IKEA parent group Ingka to unveil its most expensive property project next year

Ding Yining
With an 8-billion-yuan (US$1.1 billion) investment, the new Shanghai LIVAT in Changning District will host five office buildings, one shopping mall, and an outdoor leisure space.
Ding Yining

Ingka Centres, part of IKEA's parent company Ingka Group, is planning to unveil its biggest investment of a single mixed-use property project in Shanghai in the second half of next year.

With an 8-billion-yuan (US$1.1 billion) investment, the new Shanghai LIVAT in Changning District hosts five office buildings, one shopping mall, and an outdoor leisure space.

IKEA parent group Ingka to unveil its most expensive property project next year
Ti Gong

The 430,000-square-meter complex in Changning District has the biggest investment by Ingka Centres in the world and is scheduled to open in the second half of next year.

"We see continuously improving consumer sentiment and resilient rebound thanks to continuous government stimulus towards consumption," said Ingka Centres China President Joyce Zhu.

Outdoor activities, leisure lifestyles and many more functions for both dynamic and static scenarios would be included, and it would host the most trendy and fashion retailers to stay ahead of the market, she explained.

"Eight Ingka Centres in China recorded an average 29 percent annual visitor numbers growth in September, and encouraging performances during the National Day holiday," Zhu added.

The 430,000-square-meter complex would also host a wide range of community activities with seasonal elements to encourage foot traffic, not only on working days but during weekends and holidays.

In 2024, Ingka Centres plans to unveil another new shopping mall in Xi'an as well as the Shanghai property, with a total investment amount of 12 billion yuan.

IKEA parent group Ingka to unveil its most expensive property project next year
Ti Gong

The Shanghai LIVAT will adopt a simple decoration style and host around 350 retailers.

Unlike most mega cities around the world, Shanghai still attracts strong demand for retail space as consumption rebounds, a recent McKinsey Global Institute study showed, and the city retains its attraction for businesses to set up new shops.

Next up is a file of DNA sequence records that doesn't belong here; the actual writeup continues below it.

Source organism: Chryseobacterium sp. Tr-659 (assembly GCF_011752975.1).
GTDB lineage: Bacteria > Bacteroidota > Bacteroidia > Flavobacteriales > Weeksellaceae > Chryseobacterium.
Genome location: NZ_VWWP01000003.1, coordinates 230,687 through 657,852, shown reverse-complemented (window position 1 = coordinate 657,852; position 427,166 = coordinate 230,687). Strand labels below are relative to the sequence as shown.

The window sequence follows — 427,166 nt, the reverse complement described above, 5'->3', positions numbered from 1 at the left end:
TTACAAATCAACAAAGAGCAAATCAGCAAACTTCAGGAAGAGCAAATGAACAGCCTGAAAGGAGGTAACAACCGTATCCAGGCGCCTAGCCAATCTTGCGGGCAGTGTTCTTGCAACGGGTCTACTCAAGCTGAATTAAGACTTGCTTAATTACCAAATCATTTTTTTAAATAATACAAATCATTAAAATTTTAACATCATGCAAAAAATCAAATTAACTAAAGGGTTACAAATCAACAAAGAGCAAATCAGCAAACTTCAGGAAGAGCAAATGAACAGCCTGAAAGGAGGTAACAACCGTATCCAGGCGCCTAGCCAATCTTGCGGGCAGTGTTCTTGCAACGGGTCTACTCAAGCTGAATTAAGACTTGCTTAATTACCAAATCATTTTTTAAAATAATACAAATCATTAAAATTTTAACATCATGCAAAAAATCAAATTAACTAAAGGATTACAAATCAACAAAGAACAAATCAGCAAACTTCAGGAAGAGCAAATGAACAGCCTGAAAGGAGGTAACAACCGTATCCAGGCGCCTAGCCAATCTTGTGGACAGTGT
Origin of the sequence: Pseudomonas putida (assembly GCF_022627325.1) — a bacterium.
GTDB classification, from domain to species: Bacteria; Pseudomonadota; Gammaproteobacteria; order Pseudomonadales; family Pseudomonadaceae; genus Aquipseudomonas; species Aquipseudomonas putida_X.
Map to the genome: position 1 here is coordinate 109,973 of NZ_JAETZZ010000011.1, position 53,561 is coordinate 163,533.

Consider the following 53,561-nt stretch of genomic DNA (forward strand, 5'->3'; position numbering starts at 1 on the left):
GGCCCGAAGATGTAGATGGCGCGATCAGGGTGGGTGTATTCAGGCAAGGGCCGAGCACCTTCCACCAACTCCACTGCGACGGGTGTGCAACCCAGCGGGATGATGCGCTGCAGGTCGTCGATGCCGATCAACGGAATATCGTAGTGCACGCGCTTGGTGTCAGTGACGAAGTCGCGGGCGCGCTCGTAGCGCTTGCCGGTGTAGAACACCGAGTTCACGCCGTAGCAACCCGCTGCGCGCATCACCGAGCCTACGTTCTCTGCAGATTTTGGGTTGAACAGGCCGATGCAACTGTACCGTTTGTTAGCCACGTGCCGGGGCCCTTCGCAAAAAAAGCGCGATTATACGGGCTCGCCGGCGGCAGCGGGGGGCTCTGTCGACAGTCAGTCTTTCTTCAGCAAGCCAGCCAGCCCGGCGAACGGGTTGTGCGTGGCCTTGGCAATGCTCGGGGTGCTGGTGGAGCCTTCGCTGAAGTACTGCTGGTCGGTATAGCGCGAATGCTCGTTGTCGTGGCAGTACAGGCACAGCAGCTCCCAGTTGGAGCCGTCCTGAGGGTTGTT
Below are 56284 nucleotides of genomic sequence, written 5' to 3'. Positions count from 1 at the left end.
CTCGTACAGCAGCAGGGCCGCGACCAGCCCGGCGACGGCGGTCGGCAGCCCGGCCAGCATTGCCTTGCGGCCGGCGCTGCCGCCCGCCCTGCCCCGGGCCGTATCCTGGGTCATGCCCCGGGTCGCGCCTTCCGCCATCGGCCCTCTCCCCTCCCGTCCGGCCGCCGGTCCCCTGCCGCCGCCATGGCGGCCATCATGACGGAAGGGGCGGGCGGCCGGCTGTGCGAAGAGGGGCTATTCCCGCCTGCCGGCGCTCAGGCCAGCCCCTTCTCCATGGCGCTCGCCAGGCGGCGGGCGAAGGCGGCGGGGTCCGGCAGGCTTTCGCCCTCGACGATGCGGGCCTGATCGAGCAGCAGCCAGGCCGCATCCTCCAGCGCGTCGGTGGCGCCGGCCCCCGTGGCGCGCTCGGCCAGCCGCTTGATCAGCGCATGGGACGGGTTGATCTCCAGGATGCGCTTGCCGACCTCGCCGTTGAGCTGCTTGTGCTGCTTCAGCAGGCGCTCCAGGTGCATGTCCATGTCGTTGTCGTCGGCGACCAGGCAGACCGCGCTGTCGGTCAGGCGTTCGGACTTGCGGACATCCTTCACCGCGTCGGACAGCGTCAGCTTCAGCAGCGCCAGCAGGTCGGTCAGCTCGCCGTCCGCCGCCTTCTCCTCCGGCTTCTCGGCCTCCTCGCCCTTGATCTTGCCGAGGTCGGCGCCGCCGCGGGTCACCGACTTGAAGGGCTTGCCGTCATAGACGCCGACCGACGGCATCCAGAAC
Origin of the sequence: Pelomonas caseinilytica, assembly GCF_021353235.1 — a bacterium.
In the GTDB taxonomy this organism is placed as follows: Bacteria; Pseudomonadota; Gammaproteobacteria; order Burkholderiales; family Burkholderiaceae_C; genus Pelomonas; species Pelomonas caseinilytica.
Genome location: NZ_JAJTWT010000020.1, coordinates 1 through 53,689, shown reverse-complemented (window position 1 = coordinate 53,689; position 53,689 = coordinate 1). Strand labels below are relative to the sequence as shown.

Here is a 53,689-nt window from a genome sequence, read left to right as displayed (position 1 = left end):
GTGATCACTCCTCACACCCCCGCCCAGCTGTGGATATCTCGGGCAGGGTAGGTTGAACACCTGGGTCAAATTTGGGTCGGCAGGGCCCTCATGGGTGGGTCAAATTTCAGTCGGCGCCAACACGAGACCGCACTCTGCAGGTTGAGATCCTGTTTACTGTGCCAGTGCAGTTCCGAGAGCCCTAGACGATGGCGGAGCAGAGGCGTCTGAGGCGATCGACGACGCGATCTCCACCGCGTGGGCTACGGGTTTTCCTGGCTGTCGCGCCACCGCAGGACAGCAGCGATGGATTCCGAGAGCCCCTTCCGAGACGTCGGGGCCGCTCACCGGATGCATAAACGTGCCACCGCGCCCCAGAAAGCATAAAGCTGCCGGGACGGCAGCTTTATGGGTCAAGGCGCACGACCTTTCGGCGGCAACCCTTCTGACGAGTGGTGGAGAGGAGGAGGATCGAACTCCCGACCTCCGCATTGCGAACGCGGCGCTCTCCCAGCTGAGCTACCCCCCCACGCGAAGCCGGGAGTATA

Especially in downtown areas, retail space renovations would keep upgrading shopping and leisure experiences, associate partner of McKinsey & Company Sophia Wang said.

According to a moderate scenario modeled by the consultancy, the demand for retail space in core downtown areas in Shanghai would rise about 11 percent by 2030, and 20 percent in rural areas.

According to the study and projections, the pandemic brought challenges as well as opportunities for real estate transformation, while demand for office and retail space in most superstar cities was expected to remain below pre-pandemic levels.

The study showed there was still great potential in terms of consumption momentum, bolstered by China's increasing spending power and the rising proportion of middle class families, and higher retail spending, especially for catering, service, and entertainment.

Commercial complexes are willing to introduce new merchants and service providers, and leasing rates are gradually climbing, suggesting favorable sentiment from both the business and consumer side, Wang said.

In the first nine months of 2023, Shanghai added 996 debut stores, and fashion, lifestyle and food and beverage brands are eager to offer various kinds of consumer experiences in the city.

The third quarter marked the most busy new store opening season in the city, and shopping centers were rushing to offer new retail formats and leisure activities to diversify the shopping experience, said Zino Helmlinger, head of retail at CBRE Eastern China. Food and beverage vendors made up around 47 percent of leasing demand while fashion apparel contributed to around 24 percent of retail space leasing, according to a CBRE estimate.

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